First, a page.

Beyond the government-business link that is ever more perceptible, there exists a growing synergism between trade associations that accounts for some organizations' move to Washington.
By joining forces for coalition lobbying, associations representing like industries in the private sector "get in bed together and have a much stronger force," said ASAE's Low, who has been in the trade association business here for 26 years.
For example, the so-called Road Gang, a group of associations representing everything from automobile producers to truckers, was effecitve in lobbying for deregulation of the trucking industury.
The Food Group is another coalition of associations representing canneries, grocery owners, fisheries and vegetable producers that lobbies as a unit.
The Aluminum Association, representing primary producers of aluminum, moved here from New York in 1977 to lobby on energy-related issues with associations representing steel, paper and cement industries.
Washington business leaders feel that the reasons which have already brought the 2,501 national associations here apply with equal force to many organizations located elsewhere. The Board of Trade is intent on driving this point home to more and more trade association executives.
The Board is spending about $150,000 yearly on its newest campaign, "Greater Washington: The Association's Capital," which is targated to associations with staffs of 10 or more people and budgets in excess of $250,000.
Among those the board is after are the American Society for Trade and Development, now in Madison, Wis., and the American Hotel and Motel Association (AH&MA) in New York.
AH&MA has just initiated a study to see if D.C. might be a better headquarters location. Proposed plans for gasoline rationing or weekend gas station closings, which would harm the tourism industry, incited AH&MA directors to consider the move.
As Washington provides a convenient center stage for the associations, they in turn fuel the Washington economy.
Officials at the Board of Trade cite two major business benefits these groups provide the community. One is that trade association jobs are "basic empolyment, like Federal jobs.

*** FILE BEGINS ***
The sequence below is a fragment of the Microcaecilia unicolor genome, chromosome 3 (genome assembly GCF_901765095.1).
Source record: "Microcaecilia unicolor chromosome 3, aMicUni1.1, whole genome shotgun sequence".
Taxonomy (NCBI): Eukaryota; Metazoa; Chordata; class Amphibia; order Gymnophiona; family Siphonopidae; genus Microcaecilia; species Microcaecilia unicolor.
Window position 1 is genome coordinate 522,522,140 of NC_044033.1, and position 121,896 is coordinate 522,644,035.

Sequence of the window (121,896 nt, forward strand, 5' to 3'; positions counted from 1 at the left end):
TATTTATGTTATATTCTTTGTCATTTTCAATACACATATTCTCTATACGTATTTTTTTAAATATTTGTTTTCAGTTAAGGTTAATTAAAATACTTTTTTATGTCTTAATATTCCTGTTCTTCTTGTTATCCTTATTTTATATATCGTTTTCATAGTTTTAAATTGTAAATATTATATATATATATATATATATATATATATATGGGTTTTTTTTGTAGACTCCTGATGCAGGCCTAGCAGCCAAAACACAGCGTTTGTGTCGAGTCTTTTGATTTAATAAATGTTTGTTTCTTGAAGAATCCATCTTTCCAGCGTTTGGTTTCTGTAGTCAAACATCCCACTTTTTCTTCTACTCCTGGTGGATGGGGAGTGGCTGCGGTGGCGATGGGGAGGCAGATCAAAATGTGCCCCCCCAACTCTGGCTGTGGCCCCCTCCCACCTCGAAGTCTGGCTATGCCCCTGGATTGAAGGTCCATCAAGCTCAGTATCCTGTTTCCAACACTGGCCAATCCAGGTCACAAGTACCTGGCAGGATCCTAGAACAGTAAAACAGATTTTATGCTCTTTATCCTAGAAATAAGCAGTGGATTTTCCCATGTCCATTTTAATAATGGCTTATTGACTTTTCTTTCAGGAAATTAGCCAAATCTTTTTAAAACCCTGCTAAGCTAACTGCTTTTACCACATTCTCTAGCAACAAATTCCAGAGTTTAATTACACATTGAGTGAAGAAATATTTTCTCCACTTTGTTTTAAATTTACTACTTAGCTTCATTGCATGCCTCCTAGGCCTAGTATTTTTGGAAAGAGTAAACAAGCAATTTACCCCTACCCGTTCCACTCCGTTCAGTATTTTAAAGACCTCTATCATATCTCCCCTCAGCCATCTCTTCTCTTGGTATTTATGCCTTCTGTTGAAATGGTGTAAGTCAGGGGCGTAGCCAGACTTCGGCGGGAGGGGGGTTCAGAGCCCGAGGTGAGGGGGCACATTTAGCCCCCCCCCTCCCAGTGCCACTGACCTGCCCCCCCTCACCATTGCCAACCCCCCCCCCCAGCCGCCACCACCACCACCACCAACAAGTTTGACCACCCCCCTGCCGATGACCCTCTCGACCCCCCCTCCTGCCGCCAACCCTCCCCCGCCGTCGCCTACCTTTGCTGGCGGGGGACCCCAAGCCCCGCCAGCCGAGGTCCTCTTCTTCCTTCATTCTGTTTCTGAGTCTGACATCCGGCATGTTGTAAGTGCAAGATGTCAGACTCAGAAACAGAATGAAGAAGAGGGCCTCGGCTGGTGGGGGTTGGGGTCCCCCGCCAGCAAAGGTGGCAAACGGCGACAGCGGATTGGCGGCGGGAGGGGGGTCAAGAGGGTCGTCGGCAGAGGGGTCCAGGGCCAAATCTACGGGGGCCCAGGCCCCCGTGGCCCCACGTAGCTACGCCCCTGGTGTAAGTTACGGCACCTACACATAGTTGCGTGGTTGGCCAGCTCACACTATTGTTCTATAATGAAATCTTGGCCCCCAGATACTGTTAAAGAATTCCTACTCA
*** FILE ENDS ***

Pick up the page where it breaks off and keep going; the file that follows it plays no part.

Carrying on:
Associations also furnish a continuing stimulus for the tourist and convention trade. For instance, ASAE's convention this week will bring $5 million to the city. Following completion of the new convention center, many Washington-based associations plan to move their annual conventions to D.C. from New York, Chicago and San Francisco.
The Board of Trade forecasts that by 1990, convention business from associations alone will total more than $600 million.
Even today, despite the recession, associations are growing rapidly.
"Associations are inflation-proof. The auto dealers are a great example. Now that the dealers are in trouble, they really need their associations to find support in Washington," Low said.
A ASAE survey completed recently showed that, of 40 percent increased dues this year. Of those that raised dues, only 10 percent lost members.
Typically, an association planning a move to Washington sets up a branch office here first to make government contacts, helps locate office space, negotiates leases and scouts around for homes for the association's executives.
ASAE's subsidiary corporation called Association Relocation Services, Inc., assists newcomers with these tasks.
Often, no more than 10 percent of an association's original home staff makes the move, forcing many associations to build the new Washington office staff from scratch.
"Still, it's really worth it to move here," said Low, who likens the immigration of associations to Washington like a rapidly multiplying flu germ. "It's catching and a lot of executives are catching it and catching on."